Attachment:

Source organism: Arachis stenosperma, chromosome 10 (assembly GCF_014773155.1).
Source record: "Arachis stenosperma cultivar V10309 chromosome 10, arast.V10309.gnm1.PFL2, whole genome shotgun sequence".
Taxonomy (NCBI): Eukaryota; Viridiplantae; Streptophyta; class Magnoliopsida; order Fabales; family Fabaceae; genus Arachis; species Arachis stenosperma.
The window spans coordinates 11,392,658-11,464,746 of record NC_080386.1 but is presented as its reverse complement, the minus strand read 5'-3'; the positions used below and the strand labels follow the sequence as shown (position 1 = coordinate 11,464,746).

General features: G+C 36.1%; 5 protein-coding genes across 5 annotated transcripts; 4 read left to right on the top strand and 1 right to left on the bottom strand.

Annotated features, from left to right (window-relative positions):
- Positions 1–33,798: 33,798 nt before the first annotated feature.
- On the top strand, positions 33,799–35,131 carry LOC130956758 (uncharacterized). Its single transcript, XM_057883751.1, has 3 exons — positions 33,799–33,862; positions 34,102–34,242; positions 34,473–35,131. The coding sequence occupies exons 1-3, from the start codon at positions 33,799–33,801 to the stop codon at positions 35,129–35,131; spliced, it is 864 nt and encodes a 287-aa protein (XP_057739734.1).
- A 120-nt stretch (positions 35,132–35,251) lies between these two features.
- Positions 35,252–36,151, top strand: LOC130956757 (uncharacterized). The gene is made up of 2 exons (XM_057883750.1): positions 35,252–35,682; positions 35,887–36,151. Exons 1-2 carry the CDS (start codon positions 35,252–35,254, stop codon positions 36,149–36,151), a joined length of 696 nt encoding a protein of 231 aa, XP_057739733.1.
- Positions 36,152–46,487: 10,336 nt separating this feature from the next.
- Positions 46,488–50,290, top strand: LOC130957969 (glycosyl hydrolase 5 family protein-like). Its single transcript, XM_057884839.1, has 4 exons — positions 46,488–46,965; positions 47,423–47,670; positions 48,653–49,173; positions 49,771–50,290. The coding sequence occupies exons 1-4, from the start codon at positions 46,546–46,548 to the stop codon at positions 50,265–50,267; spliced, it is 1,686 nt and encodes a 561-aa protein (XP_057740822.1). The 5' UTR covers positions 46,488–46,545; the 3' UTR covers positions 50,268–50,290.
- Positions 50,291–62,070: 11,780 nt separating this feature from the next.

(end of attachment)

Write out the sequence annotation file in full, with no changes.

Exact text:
Source organism: Arachis stenosperma, chromosome 10 (assembly GCF_014773155.1).
Source record: "Arachis stenosperma cultivar V10309 chromosome 10, arast.V10309.gnm1.PFL2, whole genome shotgun sequence".
Taxonomy (NCBI): Eukaryota; Viridiplantae; Streptophyta; class Magnoliopsida; order Fabales; family Fabaceae; genus Arachis; species Arachis stenosperma.
The window spans coordinates 11,392,658-11,464,746 of record NC_080386.1 but is presented as its reverse complement, the minus strand read 5'-3'; the positions used below and the strand labels follow the sequence as shown (position 1 = coordinate 11,464,746).

General features: G+C 36.1%; 5 protein-coding genes across 5 annotated transcripts; 4 read left to right on the top strand and 1 right to left on the bottom strand.

Annotated features, from left to right (window-relative positions):
- Positions 1–33,798: 33,798 nt before the first annotated feature.
- On the top strand, positions 33,799–35,131 carry LOC130956758 (uncharacterized). Its single transcript, XM_057883751.1, has 3 exons — positions 33,799–33,862; positions 34,102–34,242; positions 34,473–35,131. The coding sequence occupies exons 1-3, from the start codon at positions 33,799–33,801 to the stop codon at positions 35,129–35,131; spliced, it is 864 nt and encodes a 287-aa protein (XP_057739734.1).
- A 120-nt stretch (positions 35,132–35,251) lies between these two features.
- Positions 35,252–36,151, top strand: LOC130956757 (uncharacterized). The gene is made up of 2 exons (XM_057883750.1): positions 35,252–35,682; positions 35,887–36,151. Exons 1-2 carry the CDS (start codon positions 35,252–35,254, stop codon positions 36,149–36,151), a joined length of 696 nt encoding a protein of 231 aa, XP_057739733.1.
- Positions 36,152–46,487: 10,336 nt separating this feature from the next.
- Positions 46,488–50,290, top strand: LOC130957969 (glycosyl hydrolase 5 family protein-like). Its single transcript, XM_057884839.1, has 4 exons — positions 46,488–46,965; positions 47,423–47,670; positions 48,653–49,173; positions 49,771–50,290. The coding sequence occupies exons 1-4, from the start codon at positions 46,546–46,548 to the stop codon at positions 50,265–50,267; spliced, it is 1,686 nt and encodes a 561-aa protein (XP_057740822.1). The 5' UTR covers positions 46,488–46,545; the 3' UTR covers positions 50,268–50,290.
- Positions 50,291–62,070: 11,780 nt separating this feature from the next.